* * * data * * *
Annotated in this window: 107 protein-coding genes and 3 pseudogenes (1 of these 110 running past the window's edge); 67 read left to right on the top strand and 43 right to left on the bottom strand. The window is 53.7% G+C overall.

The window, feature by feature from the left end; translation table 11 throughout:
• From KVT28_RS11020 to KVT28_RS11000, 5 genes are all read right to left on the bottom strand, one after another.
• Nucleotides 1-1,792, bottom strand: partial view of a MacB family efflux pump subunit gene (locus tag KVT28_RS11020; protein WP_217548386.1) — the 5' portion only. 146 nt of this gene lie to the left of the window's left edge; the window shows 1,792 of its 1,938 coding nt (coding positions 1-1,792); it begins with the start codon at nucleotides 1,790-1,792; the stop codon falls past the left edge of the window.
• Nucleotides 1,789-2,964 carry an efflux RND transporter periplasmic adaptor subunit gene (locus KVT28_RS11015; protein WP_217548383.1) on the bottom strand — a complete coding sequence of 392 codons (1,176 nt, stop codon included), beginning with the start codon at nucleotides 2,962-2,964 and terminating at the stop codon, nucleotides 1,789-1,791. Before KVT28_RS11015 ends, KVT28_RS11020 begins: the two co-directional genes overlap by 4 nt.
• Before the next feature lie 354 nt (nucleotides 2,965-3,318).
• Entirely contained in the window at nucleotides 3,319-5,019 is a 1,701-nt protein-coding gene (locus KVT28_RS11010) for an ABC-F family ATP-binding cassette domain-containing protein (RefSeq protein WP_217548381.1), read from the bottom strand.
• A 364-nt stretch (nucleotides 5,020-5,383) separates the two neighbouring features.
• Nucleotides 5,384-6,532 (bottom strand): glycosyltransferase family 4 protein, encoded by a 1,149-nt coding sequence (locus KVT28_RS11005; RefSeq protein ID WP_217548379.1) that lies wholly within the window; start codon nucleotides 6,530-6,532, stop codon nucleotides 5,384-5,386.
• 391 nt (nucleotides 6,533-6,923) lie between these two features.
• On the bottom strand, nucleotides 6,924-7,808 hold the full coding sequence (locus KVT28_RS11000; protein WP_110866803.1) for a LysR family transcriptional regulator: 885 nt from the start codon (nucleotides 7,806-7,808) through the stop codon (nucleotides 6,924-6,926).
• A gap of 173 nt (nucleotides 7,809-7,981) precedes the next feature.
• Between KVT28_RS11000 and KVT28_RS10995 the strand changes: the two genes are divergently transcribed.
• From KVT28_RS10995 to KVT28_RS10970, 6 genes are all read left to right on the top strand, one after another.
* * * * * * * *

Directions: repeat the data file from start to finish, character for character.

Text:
Annotated in this window: 107 protein-coding genes and 3 pseudogenes (1 of these 110 running past the window's edge); 67 read left to right on the top strand and 43 right to left on the bottom strand. The window is 53.7% G+C overall.

The window, feature by feature from the left end; translation table 11 throughout:
• From KVT28_RS11020 to KVT28_RS11000, 5 genes are all read right to left on the bottom strand, one after another.
• Nucleotides 1-1,792, bottom strand: partial view of a MacB family efflux pump subunit gene (locus tag KVT28_RS11020; protein WP_217548386.1) — the 5' portion only. 146 nt of this gene lie to the left of the window's left edge; the window shows 1,792 of its 1,938 coding nt (coding positions 1-1,792); it begins with the start codon at nucleotides 1,790-1,792; the stop codon falls past the left edge of the window.
• Nucleotides 1,789-2,964 carry an efflux RND transporter periplasmic adaptor subunit gene (locus KVT28_RS11015; protein WP_217548383.1) on the bottom strand — a complete coding sequence of 392 codons (1,176 nt, stop codon included), beginning with the start codon at nucleotides 2,962-2,964 and terminating at the stop codon, nucleotides 1,789-1,791. Before KVT28_RS11015 ends, KVT28_RS11020 begins: the two co-directional genes overlap by 4 nt.
• Before the next feature lie 354 nt (nucleotides 2,965-3,318).
• Entirely contained in the window at nucleotides 3,319-5,019 is a 1,701-nt protein-coding gene (locus KVT28_RS11010) for an ABC-F family ATP-binding cassette domain-containing protein (RefSeq protein WP_217548381.1), read from the bottom strand.
• A 364-nt stretch (nucleotides 5,020-5,383) separates the two neighbouring features.
• Nucleotides 5,384-6,532 (bottom strand): glycosyltransferase family 4 protein, encoded by a 1,149-nt coding sequence (locus KVT28_RS11005; RefSeq protein ID WP_217548379.1) that lies wholly within the window; start codon nucleotides 6,530-6,532, stop codon nucleotides 5,384-5,386.
• 391 nt (nucleotides 6,533-6,923) lie between these two features.
• On the bottom strand, nucleotides 6,924-7,808 hold the full coding sequence (locus KVT28_RS11000; protein WP_110866803.1) for a LysR family transcriptional regulator: 885 nt from the start codon (nucleotides 7,806-7,808) through the stop codon (nucleotides 6,924-6,926).
• A gap of 173 nt (nucleotides 7,809-7,981) precedes the next feature.
• Between KVT28_RS11000 and KVT28_RS10995 the strand changes: the two genes are divergently transcribed.
• From KVT28_RS10995 to KVT28_RS10970, 6 genes are all read left to right on the top strand, one after another.